“I don’t know how they do it. No idea, no imagination,” he spits. “And the lyrics were probably about the same old sh*t they were singing about in the Nineties. They haven’t progressed as artists.
“I don’t want to talk about other people, but that baffles me. I just want to make contemporary relevant art, that exists now and reflects the way we feel and what’s around us.”
His restless spirit is perhaps why the band have stayed together, through the highs and lows of hit records, changing line-ups and drug addiction.
From one record to the next, Primal Scream have always done things differently. True, there are styles they’ve returned to, such as a Rolling Stones-y barroom rock of Give Out But Don’t Give Up and Riot City Blues - but they were released 12 years apart, with the hugely adventurous trilogy of Vanishing Point, Xtrmntr and Evil Heat in between.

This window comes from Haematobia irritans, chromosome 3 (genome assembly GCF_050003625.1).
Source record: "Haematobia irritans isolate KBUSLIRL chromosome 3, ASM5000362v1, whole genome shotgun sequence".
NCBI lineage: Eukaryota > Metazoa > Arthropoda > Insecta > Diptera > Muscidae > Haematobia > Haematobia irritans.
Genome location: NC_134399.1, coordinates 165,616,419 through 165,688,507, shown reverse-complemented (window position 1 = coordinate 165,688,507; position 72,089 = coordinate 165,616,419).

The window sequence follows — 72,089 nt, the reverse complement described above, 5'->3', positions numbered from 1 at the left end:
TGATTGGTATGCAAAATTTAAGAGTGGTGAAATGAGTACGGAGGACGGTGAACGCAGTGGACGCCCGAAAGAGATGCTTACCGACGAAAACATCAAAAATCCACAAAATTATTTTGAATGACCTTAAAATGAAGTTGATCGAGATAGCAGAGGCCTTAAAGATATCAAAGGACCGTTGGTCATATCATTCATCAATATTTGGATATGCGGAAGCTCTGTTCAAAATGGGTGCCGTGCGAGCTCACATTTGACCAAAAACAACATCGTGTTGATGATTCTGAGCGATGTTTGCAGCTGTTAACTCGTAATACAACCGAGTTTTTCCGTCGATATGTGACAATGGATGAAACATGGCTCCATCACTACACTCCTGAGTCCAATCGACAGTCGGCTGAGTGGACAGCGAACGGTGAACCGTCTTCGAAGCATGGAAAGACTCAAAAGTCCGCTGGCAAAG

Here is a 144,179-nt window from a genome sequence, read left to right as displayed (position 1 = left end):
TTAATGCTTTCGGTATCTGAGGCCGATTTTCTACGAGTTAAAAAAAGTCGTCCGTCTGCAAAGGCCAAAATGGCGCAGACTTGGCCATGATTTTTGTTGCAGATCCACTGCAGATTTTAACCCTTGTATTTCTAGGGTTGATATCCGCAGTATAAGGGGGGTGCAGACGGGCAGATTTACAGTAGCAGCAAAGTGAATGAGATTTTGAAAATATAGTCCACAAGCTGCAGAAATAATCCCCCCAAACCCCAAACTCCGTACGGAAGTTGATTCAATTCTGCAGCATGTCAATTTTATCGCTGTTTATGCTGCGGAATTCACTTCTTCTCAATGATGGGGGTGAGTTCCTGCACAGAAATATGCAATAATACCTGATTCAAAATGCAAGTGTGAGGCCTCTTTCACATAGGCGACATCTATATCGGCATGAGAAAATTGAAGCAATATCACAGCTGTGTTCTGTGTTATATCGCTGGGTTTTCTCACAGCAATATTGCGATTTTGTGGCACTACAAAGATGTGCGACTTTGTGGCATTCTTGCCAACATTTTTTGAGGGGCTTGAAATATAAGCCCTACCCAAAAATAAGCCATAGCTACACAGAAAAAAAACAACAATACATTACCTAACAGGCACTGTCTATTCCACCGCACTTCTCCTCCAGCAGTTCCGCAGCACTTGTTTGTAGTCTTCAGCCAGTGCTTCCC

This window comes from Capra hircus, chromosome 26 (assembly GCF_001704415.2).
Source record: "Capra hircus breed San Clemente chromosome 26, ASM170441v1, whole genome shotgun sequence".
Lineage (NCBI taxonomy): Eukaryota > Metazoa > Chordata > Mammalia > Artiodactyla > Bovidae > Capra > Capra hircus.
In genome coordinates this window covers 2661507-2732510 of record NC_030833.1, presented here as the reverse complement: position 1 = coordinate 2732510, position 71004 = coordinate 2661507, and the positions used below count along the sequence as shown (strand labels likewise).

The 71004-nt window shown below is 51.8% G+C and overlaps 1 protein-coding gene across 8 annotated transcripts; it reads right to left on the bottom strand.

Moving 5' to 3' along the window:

Indeed, their genuine masterpiece, 1991’s Screamadelica, followed their insipid debut and patchy, self-titled second album of hard garage rock. Screamadelica was unexpected, but for many, defined a generation.
“The change between records is always natural,” Gillespie, 53, continues. “It’s always about three months in when I know we’re onto something.
“I remember it dawning on me this time around. We went to the studio in Stockholm one day [they worked on Chaosmosis with producer Bjorn Yttling]. We had about eight tracks, we felt good, the songs were good...
“As soon as we get about six songs that sound like they could be on the same album, and that album sounds significantly different from the last, that’s when I know.”